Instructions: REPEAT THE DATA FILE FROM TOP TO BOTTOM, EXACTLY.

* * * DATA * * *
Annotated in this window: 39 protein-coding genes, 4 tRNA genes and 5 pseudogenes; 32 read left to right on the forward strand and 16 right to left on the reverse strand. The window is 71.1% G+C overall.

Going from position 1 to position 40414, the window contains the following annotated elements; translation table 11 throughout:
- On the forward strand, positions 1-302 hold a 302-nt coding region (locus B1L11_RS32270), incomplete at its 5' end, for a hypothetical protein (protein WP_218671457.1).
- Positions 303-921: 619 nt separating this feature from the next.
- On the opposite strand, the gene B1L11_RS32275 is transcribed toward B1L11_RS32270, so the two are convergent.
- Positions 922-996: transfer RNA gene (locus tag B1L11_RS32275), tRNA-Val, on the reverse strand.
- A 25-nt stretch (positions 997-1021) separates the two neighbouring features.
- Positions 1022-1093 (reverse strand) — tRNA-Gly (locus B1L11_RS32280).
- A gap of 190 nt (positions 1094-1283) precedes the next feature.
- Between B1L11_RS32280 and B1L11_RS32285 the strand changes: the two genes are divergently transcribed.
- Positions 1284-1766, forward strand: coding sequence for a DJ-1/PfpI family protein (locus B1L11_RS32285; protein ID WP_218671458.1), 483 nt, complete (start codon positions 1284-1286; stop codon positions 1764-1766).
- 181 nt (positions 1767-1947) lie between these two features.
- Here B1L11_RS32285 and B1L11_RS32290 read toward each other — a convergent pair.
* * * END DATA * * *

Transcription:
Annotated in this window: 39 protein-coding genes, 4 tRNA genes and 5 pseudogenes; 32 read left to right on the forward strand and 16 right to left on the reverse strand. The window is 71.1% G+C overall.

Going from position 1 to position 40414, the window contains the following annotated elements; translation table 11 throughout:
- On the forward strand, positions 1-302 hold a 302-nt coding region (locus B1L11_RS32270), incomplete at its 5' end, for a hypothetical protein (protein WP_218671457.1).
- Positions 303-921: 619 nt separating this feature from the next.
- On the opposite strand, the gene B1L11_RS32275 is transcribed toward B1L11_RS32270, so the two are convergent.
- Positions 922-996: transfer RNA gene (locus tag B1L11_RS32275), tRNA-Val, on the reverse strand.
- A 25-nt stretch (positions 997-1021) separates the two neighbouring features.
- Positions 1022-1093 (reverse strand) — tRNA-Gly (locus B1L11_RS32280).
- A gap of 190 nt (positions 1094-1283) precedes the next feature.
- Between B1L11_RS32280 and B1L11_RS32285 the strand changes: the two genes are divergently transcribed.
- Positions 1284-1766, forward strand: coding sequence for a DJ-1/PfpI family protein (locus B1L11_RS32285; protein ID WP_218671458.1), 483 nt, complete (start codon positions 1284-1286; stop codon positions 1764-1766).
- 181 nt (positions 1767-1947) lie between these two features.
- Here B1L11_RS32285 and B1L11_RS32290 read toward each other — a convergent pair.